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Telecommuting stats show some industries offer the option more than others 

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Telecommuting is gaining in popularity and the availability of flexible options is increasing right alongside it. However, the picture is very different by industry. Some fields simply lend themselves to remote opportunities more than others.

FlexJobs’ annual analysis of the top companies for remote jobs highlights the sectors of the job market that are leading the way. Five industries topped the list and were dubbed the best remote career fields.

1. Computer and IT

It’s not difficult to understand why the computer and IT field leads the way when it comes to remote work opportunities. (This category came in first on last year’s list, too.) Workers in the field of computer and information technology can often work from just about anywhere. So, companies and individuals save time and money by exploring flexible arrangements. Common job titles from this career category include systems engineer, information technology specialist and IT security consultant, just to name a few.

2. Medical and health

The medical and health industry came in second on the list of fields with the most remote work opportunities last year, too. At first glance, this might seem a little odd. Don’t medical and health jobs kind of need to be performed in person? Well, that’s true for some occupations, but not for others. Surgeons, for example, often do the bulk of their work in medical facilities. However, other jobs, like medical transcriptionist, research scientist and insurance representative, can be performed remotely.

3. Sales

This year, the number of remote sales jobs increased to surpass education as the third most popular industry for remote work opportunities. Many of the duties associated with these kinds of jobs can be completed by email or over the telephone. As with any remote job, those who work in the field of sales need to be hardworking self-starters. Some popular job titles from this industry include account executive, lead generator and customer service representative.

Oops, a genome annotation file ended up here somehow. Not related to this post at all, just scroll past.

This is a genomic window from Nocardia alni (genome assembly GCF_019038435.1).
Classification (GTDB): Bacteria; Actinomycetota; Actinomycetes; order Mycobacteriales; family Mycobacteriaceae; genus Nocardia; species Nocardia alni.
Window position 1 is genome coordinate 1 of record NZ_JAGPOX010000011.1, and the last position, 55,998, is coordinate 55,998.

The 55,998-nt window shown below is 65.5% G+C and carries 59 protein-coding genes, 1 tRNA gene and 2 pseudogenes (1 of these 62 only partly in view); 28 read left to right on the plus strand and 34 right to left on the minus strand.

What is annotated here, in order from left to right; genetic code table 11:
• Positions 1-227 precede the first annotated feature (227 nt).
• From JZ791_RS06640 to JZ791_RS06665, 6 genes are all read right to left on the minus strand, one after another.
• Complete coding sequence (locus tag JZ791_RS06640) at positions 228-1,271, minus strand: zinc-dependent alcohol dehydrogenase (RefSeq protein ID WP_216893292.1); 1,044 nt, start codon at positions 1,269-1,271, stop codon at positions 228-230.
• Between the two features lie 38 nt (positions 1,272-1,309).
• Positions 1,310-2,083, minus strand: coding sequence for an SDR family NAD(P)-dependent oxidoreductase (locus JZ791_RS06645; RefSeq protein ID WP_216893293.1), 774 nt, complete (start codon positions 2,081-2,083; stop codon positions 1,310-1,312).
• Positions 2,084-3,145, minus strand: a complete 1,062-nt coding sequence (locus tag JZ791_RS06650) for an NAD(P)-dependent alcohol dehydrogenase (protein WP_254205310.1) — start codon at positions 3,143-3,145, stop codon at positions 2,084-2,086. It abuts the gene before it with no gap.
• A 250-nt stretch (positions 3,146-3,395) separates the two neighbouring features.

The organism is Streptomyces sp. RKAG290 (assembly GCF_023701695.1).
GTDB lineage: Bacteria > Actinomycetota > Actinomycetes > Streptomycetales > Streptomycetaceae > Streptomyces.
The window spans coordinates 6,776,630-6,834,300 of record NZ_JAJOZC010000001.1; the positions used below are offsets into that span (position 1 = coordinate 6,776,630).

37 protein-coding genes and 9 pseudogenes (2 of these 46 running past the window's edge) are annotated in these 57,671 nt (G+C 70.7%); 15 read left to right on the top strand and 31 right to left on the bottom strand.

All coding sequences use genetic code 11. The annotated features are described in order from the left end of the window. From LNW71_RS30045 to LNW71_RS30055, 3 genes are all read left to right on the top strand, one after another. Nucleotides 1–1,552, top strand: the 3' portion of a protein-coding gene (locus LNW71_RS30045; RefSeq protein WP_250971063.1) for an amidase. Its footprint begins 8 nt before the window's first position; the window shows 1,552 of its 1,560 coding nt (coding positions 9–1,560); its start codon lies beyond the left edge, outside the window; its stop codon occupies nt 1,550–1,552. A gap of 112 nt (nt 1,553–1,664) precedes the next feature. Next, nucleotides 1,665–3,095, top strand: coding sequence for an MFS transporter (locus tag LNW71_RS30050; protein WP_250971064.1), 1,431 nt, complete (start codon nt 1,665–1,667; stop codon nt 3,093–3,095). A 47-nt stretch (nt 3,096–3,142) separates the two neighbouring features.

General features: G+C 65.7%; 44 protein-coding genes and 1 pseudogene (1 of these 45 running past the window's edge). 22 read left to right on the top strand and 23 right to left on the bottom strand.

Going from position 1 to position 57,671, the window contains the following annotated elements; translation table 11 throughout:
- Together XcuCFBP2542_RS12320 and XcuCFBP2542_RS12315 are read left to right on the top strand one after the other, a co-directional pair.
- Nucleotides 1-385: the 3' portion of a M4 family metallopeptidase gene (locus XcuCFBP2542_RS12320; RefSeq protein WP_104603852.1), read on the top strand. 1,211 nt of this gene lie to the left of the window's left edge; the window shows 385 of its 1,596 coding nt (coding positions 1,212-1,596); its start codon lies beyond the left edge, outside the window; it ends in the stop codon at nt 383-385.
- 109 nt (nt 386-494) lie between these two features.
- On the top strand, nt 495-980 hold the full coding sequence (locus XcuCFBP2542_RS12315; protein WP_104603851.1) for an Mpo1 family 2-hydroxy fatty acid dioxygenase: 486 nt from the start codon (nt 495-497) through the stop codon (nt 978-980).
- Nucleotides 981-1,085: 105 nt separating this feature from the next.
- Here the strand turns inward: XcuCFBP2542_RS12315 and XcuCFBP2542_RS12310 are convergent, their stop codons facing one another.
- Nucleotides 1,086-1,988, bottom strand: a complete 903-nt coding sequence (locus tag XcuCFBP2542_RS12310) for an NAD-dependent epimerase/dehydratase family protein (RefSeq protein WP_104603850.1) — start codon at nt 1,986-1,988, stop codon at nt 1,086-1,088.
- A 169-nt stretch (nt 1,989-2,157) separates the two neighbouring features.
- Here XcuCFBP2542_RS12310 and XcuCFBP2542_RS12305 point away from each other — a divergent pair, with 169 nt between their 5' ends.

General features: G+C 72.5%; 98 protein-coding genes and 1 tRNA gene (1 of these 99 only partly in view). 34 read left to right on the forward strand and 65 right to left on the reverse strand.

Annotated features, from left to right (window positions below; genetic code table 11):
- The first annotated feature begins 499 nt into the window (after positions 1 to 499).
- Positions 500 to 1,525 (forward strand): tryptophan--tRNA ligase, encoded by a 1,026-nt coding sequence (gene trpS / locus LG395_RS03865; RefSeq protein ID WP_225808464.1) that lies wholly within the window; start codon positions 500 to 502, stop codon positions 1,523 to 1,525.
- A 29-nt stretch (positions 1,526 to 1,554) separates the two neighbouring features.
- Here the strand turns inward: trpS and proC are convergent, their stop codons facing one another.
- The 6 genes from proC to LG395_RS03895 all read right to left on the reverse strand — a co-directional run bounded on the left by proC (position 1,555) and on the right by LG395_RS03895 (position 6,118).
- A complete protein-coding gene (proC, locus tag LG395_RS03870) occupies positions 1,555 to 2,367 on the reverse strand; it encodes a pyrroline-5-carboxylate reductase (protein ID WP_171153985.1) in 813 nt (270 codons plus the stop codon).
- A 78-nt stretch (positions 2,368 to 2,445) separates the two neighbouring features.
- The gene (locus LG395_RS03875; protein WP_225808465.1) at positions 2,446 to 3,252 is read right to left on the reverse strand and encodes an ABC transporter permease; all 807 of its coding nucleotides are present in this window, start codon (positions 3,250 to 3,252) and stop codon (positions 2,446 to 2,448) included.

4. Education and training

There are lots of remote, part-time and freelance positions available within the field of education and training. Thanks to advances in technology, students have access to a wide variety of courses. As a result, workers in the industry have more options than ever before. Job titles like tutor, curriculum developer and paraprofessional are just a few examples of the available opportunities.

5. Customer service

There have been remote opportunities for workers from the customer service industry for quite some time. What’s surprising perhaps to note is just how many job categories ranked higher than this fifth most popular slot. Still, there are plenty of remote opportunities out there in the field. Common job titles within this industry include client service representative and customer support representative.